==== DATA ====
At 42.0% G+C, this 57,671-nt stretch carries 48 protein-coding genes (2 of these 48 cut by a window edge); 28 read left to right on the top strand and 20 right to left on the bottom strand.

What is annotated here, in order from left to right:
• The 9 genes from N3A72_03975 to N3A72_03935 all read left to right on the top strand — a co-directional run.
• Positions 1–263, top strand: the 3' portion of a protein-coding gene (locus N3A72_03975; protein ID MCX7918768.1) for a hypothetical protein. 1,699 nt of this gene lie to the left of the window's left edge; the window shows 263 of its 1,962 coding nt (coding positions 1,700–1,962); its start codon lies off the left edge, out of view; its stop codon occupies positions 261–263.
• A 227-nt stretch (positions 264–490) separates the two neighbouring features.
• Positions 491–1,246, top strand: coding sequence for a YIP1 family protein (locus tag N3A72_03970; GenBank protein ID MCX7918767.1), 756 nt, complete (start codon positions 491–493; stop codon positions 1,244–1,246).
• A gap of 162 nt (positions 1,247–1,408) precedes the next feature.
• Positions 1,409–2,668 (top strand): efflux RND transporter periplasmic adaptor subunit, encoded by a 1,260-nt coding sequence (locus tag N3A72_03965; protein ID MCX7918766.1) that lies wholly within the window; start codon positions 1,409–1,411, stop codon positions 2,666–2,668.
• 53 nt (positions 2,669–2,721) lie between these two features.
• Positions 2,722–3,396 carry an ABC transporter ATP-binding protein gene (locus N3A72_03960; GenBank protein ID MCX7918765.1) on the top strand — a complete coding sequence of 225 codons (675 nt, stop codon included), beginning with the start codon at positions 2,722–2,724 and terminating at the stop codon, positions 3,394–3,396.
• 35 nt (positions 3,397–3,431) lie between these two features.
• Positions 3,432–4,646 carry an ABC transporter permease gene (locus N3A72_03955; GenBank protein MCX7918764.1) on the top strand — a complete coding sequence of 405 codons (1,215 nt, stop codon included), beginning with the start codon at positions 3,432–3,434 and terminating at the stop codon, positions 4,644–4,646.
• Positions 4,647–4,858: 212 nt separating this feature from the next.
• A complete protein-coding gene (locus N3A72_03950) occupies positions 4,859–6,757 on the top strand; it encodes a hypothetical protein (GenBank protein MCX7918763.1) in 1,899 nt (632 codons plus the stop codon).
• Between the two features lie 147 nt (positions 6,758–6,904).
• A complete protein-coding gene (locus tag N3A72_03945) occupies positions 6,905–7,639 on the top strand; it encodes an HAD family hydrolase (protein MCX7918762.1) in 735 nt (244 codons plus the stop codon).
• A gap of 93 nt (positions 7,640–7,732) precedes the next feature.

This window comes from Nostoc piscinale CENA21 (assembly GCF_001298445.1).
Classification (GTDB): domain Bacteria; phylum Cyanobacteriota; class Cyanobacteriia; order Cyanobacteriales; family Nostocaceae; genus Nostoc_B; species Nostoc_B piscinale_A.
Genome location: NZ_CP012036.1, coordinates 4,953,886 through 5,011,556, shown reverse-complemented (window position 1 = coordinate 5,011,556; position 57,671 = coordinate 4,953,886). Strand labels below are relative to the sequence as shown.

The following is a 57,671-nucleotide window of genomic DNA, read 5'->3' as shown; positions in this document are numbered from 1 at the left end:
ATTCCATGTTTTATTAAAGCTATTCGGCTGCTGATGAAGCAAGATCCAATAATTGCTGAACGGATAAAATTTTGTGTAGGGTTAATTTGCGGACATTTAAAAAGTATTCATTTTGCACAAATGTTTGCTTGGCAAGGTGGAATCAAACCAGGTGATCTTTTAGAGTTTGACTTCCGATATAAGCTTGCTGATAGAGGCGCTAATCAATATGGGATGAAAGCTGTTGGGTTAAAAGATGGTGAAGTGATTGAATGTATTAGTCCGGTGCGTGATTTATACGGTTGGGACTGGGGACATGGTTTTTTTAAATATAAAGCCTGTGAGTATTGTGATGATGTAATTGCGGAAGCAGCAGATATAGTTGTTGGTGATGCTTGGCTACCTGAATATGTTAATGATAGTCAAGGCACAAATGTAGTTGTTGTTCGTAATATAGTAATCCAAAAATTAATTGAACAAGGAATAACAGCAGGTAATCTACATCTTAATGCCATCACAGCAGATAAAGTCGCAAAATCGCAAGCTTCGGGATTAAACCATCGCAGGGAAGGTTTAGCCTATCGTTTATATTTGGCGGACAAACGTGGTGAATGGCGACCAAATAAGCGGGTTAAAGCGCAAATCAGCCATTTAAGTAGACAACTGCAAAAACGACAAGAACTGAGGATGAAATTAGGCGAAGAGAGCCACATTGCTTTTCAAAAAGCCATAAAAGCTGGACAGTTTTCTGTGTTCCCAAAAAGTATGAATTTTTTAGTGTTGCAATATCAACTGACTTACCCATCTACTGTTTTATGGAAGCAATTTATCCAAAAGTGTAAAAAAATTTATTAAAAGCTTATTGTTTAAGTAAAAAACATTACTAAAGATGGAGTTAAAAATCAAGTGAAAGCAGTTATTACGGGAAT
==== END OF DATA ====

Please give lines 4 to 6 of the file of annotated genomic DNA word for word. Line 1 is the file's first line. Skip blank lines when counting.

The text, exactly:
• Positions 1–263, top strand: the 3' portion of a protein-coding gene (locus N3A72_03975; protein ID MCX7918768.1) for a hypothetical protein. 1,699 nt of this gene lie to the left of the window's left edge; the window shows 263 of its 1,962 coding nt (coding positions 1,700–1,962); its start codon lies off the left edge, out of view; its stop codon occupies positions 261–263.
• A 227-nt stretch (positions 264–490) separates the two neighbouring features.
• Positions 491–1,246, top strand: coding sequence for a YIP1 family protein (locus tag N3A72_03970; GenBank protein ID MCX7918767.1), 756 nt, complete (start codon positions 491–493; stop codon positions 1,244–1,246).